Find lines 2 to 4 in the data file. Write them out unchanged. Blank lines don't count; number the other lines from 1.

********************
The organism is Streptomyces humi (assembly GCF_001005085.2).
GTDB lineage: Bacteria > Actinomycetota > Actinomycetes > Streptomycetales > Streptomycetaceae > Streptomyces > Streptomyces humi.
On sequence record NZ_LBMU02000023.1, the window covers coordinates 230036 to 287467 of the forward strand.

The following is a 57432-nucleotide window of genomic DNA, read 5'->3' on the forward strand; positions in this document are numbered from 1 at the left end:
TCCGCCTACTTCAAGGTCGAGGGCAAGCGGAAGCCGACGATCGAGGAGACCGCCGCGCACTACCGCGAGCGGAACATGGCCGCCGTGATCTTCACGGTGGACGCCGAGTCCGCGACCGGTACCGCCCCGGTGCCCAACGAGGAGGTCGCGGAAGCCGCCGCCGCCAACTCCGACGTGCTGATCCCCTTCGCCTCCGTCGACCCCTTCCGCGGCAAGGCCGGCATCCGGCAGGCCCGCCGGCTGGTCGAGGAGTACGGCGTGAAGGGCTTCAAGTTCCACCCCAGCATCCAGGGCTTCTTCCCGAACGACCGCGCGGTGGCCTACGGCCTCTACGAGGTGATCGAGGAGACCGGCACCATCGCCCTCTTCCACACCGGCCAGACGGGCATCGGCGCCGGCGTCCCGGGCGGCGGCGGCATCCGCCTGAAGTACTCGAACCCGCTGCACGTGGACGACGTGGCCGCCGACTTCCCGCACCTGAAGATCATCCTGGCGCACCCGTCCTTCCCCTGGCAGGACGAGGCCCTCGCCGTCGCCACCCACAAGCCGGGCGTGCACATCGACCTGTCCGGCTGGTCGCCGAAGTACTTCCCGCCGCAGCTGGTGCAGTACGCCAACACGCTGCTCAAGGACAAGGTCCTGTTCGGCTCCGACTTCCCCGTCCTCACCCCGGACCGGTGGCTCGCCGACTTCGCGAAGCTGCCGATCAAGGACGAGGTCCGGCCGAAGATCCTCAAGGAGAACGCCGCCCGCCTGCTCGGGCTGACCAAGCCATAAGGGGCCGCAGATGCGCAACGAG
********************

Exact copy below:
GTDB lineage: Bacteria > Actinomycetota > Actinomycetes > Streptomycetales > Streptomycetaceae > Streptomyces > Streptomyces humi.
On sequence record NZ_LBMU02000023.1, the window covers coordinates 230036 to 287467 of the forward strand.

The following is a 57432-nucleotide window of genomic DNA, read 5'->3' on the forward strand; positions in this document are numbered from 1 at the left end: